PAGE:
In the aftermath of the first Bitcoin spot ETF launching (likely the Blackrock one), other Bitcoin spot ETF applications will likely be approved. And then we will see the first Ethereum spot ETF getting the thumbs up from regulators. It’s easy to see how this trend can generate a snowball effect with positive effects on the entire crypto market.
Compliance Will Be a Net Good
One trend that will be unavoidable in 2024 is compliance: the number of exchanges not participating in user verification will dwindle to a handful of offshore platforms that believe they can dodge regulators. While the average crypto investor doesn’t enthuse about compliance (it’s hard to get excited about disclosing your ID, no matter how seamless the process), they recognize that it is a net good for the industry.
Exchanges that know who their customers are can better thwart hacks and other cyber attacks, mitigating the fallout from onchain exploits and providing some redress for users affected. Compliance isn’t just about mitigating outright crime, though: it also helps with monitoring attempts at market manipulation. And if you’ve been following the route to the first Bitcoin ETF, you’ll know that potential market manipulation has been one of the SEC’s chief concerns.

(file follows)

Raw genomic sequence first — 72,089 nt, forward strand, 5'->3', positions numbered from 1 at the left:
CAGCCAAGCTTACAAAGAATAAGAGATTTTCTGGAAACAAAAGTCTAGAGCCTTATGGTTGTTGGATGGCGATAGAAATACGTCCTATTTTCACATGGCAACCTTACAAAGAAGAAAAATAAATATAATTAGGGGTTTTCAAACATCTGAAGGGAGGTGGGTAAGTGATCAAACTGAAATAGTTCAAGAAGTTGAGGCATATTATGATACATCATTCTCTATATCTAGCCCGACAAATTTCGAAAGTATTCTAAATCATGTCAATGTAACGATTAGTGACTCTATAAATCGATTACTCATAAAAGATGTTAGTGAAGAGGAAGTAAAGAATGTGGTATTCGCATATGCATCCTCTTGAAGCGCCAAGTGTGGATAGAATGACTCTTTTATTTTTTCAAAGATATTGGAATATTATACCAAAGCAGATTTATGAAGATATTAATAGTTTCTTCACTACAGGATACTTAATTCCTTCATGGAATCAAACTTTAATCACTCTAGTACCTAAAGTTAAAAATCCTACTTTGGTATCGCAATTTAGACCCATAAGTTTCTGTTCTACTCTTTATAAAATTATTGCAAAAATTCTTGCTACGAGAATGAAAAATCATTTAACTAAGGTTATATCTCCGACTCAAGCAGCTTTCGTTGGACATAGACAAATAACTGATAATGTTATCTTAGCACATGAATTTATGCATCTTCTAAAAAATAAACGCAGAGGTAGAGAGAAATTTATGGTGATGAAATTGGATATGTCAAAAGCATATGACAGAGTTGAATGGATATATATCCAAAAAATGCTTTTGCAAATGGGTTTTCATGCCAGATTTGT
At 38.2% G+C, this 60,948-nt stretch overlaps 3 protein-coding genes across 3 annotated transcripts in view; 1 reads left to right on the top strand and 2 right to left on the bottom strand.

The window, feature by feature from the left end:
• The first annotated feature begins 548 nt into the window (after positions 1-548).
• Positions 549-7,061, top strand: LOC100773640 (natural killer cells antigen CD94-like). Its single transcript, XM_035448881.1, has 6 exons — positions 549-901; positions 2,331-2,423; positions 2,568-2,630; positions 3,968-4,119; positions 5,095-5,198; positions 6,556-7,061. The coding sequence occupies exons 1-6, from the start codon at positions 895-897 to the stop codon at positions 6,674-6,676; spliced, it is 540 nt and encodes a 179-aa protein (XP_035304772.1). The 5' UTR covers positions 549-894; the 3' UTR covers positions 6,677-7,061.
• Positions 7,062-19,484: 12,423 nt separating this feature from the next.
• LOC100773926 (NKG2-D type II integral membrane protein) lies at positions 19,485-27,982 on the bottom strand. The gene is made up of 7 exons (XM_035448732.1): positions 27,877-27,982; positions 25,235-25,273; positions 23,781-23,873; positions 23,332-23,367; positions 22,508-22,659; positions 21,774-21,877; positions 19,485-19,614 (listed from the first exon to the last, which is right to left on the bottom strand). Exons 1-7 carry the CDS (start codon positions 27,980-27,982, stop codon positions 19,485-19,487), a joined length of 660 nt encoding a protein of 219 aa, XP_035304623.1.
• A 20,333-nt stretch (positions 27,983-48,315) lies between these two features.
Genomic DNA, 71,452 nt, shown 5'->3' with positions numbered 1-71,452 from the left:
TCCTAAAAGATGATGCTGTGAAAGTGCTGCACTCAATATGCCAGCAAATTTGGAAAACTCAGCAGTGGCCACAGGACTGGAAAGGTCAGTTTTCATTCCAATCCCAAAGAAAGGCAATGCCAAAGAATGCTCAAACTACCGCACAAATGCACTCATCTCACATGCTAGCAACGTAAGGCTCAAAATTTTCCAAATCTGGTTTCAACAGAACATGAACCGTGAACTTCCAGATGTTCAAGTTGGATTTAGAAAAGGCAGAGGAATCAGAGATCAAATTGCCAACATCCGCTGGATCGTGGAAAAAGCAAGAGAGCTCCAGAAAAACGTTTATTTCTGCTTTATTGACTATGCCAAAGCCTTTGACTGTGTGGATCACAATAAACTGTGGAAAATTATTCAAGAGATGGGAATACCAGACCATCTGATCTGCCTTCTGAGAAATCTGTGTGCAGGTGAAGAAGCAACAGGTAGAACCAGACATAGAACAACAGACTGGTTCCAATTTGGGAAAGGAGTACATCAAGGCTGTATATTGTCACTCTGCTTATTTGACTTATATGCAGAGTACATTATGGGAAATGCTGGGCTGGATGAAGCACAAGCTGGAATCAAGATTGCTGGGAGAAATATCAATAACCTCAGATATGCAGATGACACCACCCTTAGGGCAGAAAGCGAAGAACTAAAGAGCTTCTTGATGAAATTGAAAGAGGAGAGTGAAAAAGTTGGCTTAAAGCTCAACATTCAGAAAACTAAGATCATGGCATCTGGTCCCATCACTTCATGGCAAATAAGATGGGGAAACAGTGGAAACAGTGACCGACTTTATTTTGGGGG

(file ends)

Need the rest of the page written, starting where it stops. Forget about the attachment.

If you’re trading on a CEX in 2024, it will almost certainly be one that incorporates a customer compliance program. The remaining exchanges that circumvent this will be less liquid and less safe to trade on, leaving them the preserve of fringe characters who are unable or unwilling to complete verification elsewhere.
What Else to Expect
One of the more interesting exercises to play in the context of presumptive ETF approval is guessing the second-order effects. We know an ETF will be good for Bitcoin, but how else might this narrative play out – and what opportunities does this present for shrewd traders to capitalize? We’ve already touched on newfound confidence in BTC permeating the entire market and likely expediting an Ethereum ETF further down the road.
But within Bitcoin itself, we now have an entire ecosystem operating on its blockchain that has little to do with BTC. Yes, Ordinals and the explosion in sub-tokens they’ve spawned including BRC20s and inscriptions. While it doesn’t automatically follow that an ETF will drive demand for Ordinals, given that BRC20-based assets are denominated in BTC, there’s a case for being bullish on their valuation.
This year, exchanges that have proactively supported Ordinals and BRC20s will likely benefit from the faith they have placed in Bitcoin assets. If Bitcoin has a good year, so will these exchanges, whose users will benefit from access to some of the most promising tokenized projects building on Bitcoin. Moreover, with tokenized BTC now available throughout the multi-chain landscape, the effects of an ETF will certainly not be limited to one chain.
In 2024, expect volatility, volume, and greater value than ever to be moved on-chain as Bitcoin stands on the precipice of a historic moment that will alter the entire industry.